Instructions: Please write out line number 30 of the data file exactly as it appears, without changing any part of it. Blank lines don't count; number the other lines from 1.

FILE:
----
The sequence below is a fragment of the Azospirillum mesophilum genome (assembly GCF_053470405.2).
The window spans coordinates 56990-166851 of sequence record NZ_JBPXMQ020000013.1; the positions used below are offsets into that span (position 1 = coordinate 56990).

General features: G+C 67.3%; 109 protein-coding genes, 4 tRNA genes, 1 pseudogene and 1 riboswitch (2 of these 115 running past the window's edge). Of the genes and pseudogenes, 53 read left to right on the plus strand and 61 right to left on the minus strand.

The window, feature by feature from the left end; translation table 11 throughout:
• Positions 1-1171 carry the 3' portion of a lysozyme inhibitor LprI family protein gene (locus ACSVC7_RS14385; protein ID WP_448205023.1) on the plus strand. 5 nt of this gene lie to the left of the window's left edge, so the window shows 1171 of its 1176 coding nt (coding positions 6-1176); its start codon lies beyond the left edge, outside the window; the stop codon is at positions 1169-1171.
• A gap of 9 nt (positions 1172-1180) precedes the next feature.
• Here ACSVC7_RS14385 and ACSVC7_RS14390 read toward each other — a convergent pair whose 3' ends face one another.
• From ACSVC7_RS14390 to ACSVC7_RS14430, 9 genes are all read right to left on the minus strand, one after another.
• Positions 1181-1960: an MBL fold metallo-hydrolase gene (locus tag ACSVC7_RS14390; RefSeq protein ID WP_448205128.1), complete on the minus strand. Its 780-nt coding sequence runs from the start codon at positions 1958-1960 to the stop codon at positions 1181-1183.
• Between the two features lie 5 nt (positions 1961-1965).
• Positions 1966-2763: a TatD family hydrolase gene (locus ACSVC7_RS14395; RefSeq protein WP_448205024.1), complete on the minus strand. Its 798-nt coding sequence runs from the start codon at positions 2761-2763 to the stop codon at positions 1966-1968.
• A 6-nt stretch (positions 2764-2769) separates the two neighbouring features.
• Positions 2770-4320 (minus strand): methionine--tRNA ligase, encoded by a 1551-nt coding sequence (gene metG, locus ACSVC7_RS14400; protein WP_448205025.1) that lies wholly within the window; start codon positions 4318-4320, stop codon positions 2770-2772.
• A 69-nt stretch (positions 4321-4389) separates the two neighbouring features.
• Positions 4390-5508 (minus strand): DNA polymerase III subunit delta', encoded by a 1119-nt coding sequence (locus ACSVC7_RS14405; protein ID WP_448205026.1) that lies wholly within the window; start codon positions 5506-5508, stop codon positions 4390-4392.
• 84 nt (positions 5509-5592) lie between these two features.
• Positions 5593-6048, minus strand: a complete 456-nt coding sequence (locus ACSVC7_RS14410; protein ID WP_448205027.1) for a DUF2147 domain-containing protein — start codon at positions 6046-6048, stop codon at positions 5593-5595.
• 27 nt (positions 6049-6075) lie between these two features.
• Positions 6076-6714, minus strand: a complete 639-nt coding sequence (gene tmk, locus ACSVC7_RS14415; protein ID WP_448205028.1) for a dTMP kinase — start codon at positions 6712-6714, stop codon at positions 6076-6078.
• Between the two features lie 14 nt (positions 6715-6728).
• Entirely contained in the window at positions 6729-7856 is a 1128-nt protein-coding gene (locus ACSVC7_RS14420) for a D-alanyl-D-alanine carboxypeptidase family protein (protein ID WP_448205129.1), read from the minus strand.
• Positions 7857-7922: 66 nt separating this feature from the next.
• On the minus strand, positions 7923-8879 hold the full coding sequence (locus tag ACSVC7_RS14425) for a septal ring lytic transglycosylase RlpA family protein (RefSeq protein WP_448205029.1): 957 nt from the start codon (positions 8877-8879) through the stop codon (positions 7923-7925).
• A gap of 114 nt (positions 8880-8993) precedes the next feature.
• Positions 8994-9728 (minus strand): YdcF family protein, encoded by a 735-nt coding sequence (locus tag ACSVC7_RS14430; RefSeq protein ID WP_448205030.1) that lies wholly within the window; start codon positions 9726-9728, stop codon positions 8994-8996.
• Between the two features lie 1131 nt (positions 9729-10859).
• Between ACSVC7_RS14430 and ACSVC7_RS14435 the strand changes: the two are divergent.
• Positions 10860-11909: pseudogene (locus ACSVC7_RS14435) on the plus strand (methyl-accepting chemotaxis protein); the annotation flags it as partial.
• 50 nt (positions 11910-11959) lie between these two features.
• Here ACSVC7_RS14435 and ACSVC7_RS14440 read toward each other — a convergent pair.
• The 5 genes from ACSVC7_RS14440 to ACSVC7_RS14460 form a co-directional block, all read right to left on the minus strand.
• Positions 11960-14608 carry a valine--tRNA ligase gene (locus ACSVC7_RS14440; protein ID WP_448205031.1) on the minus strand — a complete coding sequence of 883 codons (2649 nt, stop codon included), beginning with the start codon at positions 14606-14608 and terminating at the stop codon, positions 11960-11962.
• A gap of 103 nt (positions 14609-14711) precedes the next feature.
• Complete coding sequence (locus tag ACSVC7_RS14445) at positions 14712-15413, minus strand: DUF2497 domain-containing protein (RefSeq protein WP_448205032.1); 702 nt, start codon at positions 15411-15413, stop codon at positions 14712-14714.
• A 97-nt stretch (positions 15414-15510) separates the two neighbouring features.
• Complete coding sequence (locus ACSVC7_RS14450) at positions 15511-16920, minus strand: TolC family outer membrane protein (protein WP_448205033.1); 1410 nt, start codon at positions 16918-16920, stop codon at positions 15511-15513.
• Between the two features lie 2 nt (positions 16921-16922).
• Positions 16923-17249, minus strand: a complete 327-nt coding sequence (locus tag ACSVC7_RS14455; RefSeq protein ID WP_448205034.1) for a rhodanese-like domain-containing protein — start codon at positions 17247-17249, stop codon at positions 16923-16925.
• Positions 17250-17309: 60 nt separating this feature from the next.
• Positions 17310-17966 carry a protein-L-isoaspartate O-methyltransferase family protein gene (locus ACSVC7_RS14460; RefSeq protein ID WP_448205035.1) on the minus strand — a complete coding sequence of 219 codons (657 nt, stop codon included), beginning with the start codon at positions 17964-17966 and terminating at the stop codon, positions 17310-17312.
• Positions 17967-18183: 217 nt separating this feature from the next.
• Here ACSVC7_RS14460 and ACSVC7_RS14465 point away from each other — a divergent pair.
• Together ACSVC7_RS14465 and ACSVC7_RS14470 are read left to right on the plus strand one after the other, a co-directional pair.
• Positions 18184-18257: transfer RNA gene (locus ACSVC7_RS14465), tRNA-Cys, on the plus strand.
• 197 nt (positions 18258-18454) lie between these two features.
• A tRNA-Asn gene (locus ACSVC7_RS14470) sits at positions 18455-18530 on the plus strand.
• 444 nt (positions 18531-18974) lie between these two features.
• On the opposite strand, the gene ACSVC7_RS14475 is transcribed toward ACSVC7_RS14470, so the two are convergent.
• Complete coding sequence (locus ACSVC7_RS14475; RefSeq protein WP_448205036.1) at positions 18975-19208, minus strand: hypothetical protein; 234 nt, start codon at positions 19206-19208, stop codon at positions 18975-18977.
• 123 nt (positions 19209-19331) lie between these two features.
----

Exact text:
• Here ACSVC7_RS14435 and ACSVC7_RS14440 read toward each other — a convergent pair.